“Starting next week, (Employee #1), (Employee #2) and (Employee #3)’s work stations will be moved. This will allow them to have a birds (sic) eye view of my every move so they will be able to concentrate on their jobs which need to be done efficiently and correctly which is not happening currently,” the email starts out.
It continues, “(Employee #1) will be moved from her cave with the side door to a cubical (sic) location where taxpayers can see her, (Employee #3) will be moved to the middle work station and (Employee #2) will be moved to the desk closest to my office, this will facilitate better service at the counter as well.”
Innocuous enough so far? Maybe. But then in bold, italics and underlined language, Matson blasts the county’s human resources head, Danelle Shamrell, “about being an obstructionist to my decision, she has no authority in that Assessor’s office.”
Matson further attacks another of her employees, this one in the Tonopah office. The person won’t be named here but is named in the email. The PVT has learned that the county employee in question recently suffered a severe medical episode that prevented the person from returning to work.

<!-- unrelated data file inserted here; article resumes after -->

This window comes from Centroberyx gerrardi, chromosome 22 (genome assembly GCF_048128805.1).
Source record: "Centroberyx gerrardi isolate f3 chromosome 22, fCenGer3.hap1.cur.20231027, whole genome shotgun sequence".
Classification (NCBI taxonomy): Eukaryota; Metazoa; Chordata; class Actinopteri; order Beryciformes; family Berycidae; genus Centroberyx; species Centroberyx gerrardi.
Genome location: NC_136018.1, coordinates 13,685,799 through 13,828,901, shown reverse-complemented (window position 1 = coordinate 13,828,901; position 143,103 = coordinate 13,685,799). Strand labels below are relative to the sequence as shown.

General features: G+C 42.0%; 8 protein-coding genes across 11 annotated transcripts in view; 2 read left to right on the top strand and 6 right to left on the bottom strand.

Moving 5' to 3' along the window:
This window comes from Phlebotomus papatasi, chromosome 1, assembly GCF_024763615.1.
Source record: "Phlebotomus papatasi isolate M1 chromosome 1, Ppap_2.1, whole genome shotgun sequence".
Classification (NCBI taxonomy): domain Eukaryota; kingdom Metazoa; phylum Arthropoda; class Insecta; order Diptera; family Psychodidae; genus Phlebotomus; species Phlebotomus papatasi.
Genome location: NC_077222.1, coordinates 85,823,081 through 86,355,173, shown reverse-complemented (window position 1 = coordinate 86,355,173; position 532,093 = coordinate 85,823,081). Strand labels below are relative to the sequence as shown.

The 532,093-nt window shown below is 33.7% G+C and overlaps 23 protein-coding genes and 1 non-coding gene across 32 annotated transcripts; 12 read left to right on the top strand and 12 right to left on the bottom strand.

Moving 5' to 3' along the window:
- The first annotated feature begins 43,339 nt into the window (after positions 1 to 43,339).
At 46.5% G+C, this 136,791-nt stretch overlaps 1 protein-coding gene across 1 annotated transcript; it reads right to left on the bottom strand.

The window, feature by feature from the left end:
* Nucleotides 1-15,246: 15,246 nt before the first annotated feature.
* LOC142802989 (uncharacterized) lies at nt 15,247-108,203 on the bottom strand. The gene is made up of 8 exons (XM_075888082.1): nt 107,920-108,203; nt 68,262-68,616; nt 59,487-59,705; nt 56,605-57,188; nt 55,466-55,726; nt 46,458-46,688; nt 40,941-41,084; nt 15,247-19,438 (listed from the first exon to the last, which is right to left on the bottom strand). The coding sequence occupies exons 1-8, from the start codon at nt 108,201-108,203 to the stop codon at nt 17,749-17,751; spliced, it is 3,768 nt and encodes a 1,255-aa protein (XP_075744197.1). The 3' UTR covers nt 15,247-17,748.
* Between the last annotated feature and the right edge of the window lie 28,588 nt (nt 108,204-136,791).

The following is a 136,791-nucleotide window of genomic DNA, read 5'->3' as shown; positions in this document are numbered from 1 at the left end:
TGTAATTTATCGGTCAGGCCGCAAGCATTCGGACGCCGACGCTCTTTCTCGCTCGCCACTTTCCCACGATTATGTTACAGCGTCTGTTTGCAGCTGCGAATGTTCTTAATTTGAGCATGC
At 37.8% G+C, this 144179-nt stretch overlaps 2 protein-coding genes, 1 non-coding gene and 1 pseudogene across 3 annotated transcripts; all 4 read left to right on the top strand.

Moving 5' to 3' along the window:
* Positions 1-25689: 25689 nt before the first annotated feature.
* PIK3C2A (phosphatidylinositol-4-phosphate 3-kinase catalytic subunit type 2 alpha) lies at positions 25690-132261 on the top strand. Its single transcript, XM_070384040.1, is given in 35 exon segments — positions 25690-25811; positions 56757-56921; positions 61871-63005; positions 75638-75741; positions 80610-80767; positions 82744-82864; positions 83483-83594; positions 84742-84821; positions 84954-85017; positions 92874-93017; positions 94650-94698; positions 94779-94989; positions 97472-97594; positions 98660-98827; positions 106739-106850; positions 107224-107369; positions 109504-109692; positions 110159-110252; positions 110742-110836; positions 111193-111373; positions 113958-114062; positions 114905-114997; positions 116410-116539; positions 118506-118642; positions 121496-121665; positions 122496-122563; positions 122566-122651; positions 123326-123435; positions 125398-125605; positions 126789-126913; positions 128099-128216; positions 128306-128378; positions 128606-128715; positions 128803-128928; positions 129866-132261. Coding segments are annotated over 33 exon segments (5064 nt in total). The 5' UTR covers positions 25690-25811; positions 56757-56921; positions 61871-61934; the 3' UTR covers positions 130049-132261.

Matson, however, brings this person up in her email as someone who is defying her authority and getting away with it.
“I also would like the commission to instruct Ms. Shamrell (sic) to do what is mandated for an employee on sick leave, and to like wise (sic) advice (sic) the employee; (sic) to give direct communication to me by (Employee #4) and on a (sic) acceptable time schedule. I have good reason to believe she is abusing her sick leave. I demand Ms. Shamrell immediately provide me a copy of all Doctor (sic) correspondence in regards to (Employee #4)’s sick leave.”
At the end of the email in question, the elected assessor asks county commissioners to instruct Shamrell to “help facilitate anger management training as well as physiological (sic) consultations” for Employee #1 and Employees #2, “as a result of their most currant (sic) outrageous behavior.”